The Donald Trump administration is considering unprecedented political penalties on Pakistan, a leading American magazine has reported. The penalties mentioned in the report range from visa bans, sanctions and a permanent end to military aid. The report on the Trump White House's thought process comes just a week after the US President replaced moderate voices in his foreign policy apparatus with hawkish figures.
A report in Foreign Policy magazine said the Trump White House and Pentagon view Pakistan as harbouring terrorists who are waging war against the US-backed government in Afghanistan. "The options under consideration include revoking Pakistan's status as a major non-NATO ally, permanently cutting off the US military aid that was suspended two months ago, and even imposing visa bans or other sanctions on individuals in the Pakistani government deemed responsible for providing support to the militants," read the report.
The increasing number of hardliners in Trump policy engine seem to be gaining the upper hand, maintaining that years of aid and accommodation have produced little in return. In the last 10 days, Trump fired moderates Secretary of State Rex Tillerson and National Security Adviser HR McMaster and replaced them with hawks - Mike Pompeo and John Bolton.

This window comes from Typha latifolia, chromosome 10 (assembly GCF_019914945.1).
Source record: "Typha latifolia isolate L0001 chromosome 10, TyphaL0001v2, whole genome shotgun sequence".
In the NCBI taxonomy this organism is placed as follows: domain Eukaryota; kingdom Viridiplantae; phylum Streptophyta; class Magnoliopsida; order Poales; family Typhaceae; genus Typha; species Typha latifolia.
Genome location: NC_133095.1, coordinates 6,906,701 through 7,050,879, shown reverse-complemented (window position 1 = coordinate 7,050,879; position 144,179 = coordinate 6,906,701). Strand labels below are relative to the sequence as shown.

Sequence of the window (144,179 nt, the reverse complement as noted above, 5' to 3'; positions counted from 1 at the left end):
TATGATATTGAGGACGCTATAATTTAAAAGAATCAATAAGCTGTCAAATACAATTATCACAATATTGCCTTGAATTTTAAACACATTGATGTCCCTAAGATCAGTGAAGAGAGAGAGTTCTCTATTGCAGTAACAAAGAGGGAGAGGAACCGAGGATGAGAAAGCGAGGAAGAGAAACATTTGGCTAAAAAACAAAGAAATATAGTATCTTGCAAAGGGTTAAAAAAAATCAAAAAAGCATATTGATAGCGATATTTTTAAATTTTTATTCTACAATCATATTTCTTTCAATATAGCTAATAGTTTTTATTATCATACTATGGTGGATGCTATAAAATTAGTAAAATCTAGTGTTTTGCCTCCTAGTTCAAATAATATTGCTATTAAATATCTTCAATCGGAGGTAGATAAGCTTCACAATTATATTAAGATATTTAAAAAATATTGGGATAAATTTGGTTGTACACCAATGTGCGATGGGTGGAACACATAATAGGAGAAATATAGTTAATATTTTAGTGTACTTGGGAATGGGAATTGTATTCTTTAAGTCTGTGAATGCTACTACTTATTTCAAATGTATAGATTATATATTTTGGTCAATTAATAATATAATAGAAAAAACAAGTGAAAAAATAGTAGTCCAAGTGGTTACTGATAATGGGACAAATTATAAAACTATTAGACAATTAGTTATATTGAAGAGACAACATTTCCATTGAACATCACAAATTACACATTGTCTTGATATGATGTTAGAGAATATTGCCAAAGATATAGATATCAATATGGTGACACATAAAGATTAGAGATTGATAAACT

The visa bans that are now being discussed would be aimed at individual members of the Pakistani government, military, or ISI intelligence service who may be behind the support to terrorists like the Taliban and Haqqani Network to continue operating from Pakistani soil.
"Pakistan is at risk of miscalculating the level of frustration both in Washington and other foreign governments," said a senior State Department official. "In the past, Pakistan has sought to take the minimum action required to placate U.S. concerns without fundamentally altering their policy and strategy," Foreign Policy quoted the official as having said.
The hardening of the line on Pakistan comes just a month after the US led efforts to put Pakistan on a terrorism-financing watchlist, overcoming the opposition from Pakistan allies China and Saudi Arabia.
"The alliance with Pakistan no longer makes sense for the United States because it undercuts US policy in Afghanistan as well as its effort to build a strategic relationship with India against China," former Pakistani ambassador to the US Hussain Haqqani told Foreign Policy magazine.
"It doesn't make sense for Pakistan either," added Haqqani, a long-time critic of the Pakistani military establishment and its policies.